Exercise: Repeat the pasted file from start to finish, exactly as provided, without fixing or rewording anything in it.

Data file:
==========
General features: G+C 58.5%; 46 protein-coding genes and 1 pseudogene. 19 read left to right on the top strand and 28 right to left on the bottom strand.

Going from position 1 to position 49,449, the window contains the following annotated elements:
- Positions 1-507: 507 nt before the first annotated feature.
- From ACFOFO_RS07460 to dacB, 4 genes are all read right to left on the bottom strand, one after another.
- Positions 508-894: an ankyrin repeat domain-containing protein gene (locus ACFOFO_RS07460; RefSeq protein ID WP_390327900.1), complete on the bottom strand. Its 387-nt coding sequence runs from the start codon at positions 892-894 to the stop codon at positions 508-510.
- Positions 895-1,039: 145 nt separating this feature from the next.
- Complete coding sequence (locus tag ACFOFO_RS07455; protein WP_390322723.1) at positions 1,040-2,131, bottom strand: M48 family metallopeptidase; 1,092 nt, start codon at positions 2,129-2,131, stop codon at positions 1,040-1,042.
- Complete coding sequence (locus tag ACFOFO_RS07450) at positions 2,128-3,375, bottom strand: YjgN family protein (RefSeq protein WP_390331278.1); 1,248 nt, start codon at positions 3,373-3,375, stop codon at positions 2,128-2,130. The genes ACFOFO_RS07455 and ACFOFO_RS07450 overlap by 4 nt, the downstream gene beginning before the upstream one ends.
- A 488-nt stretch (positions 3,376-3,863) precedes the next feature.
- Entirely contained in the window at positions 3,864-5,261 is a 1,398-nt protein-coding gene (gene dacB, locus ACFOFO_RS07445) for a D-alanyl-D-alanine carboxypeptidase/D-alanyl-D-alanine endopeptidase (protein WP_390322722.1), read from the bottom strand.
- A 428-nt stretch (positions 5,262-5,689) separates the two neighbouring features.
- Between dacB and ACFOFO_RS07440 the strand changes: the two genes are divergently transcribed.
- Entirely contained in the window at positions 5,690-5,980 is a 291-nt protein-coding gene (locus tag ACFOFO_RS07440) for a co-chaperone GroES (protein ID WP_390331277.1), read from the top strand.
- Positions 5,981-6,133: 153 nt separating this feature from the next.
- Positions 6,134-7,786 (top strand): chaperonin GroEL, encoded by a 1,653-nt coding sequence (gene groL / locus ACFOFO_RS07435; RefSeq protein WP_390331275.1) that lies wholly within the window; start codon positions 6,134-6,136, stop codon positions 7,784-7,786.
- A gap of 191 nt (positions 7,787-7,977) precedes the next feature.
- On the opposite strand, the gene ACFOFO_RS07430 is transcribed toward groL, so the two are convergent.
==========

General features: G+C 58.5%; 46 protein-coding genes and 1 pseudogene. 19 read left to right on the top strand and 28 right to left on the bottom strand.

Going from position 1 to position 49,449, the window contains the following annotated elements:
- Positions 1-507: 507 nt before the first annotated feature.
- From ACFOFO_RS07460 to dacB, 4 genes are all read right to left on the bottom strand, one after another.
- Positions 508-894: an ankyrin repeat domain-containing protein gene (locus ACFOFO_RS07460; RefSeq protein ID WP_390327900.1), complete on the bottom strand. Its 387-nt coding sequence runs from the start codon at positions 892-894 to the stop codon at positions 508-510.
- Positions 895-1,039: 145 nt separating this feature from the next.
- Complete coding sequence (locus tag ACFOFO_RS07455; protein WP_390322723.1) at positions 1,040-2,131, bottom strand: M48 family metallopeptidase; 1,092 nt, start codon at positions 2,129-2,131, stop codon at positions 1,040-1,042.
- Complete coding sequence (locus tag ACFOFO_RS07450) at positions 2,128-3,375, bottom strand: YjgN family protein (RefSeq protein WP_390331278.1); 1,248 nt, start codon at positions 3,373-3,375, stop codon at positions 2,128-2,130. The genes ACFOFO_RS07455 and ACFOFO_RS07450 overlap by 4 nt, the downstream gene beginning before the upstream one ends.
- A 488-nt stretch (positions 3,376-3,863) precedes the next feature.
- Entirely contained in the window at positions 3,864-5,261 is a 1,398-nt protein-coding gene (gene dacB, locus ACFOFO_RS07445) for a D-alanyl-D-alanine carboxypeptidase/D-alanyl-D-alanine endopeptidase (protein WP_390322722.1), read from the bottom strand.
- A 428-nt stretch (positions 5,262-5,689) separates the two neighbouring features.
- Between dacB and ACFOFO_RS07440 the strand changes: the two genes are divergently transcribed.
- Entirely contained in the window at positions 5,690-5,980 is a 291-nt protein-coding gene (locus tag ACFOFO_RS07440) for a co-chaperone GroES (protein ID WP_390331277.1), read from the top strand.
- Positions 5,981-6,133: 153 nt separating this feature from the next.
- Positions 6,134-7,786 (top strand): chaperonin GroEL, encoded by a 1,653-nt coding sequence (gene groL / locus ACFOFO_RS07435; RefSeq protein WP_390331275.1) that lies wholly within the window; start codon positions 6,134-6,136, stop codon positions 7,784-7,786.
- A gap of 191 nt (positions 7,787-7,977) precedes the next feature.
- On the opposite strand, the gene ACFOFO_RS07430 is transcribed toward groL, so the two are convergent.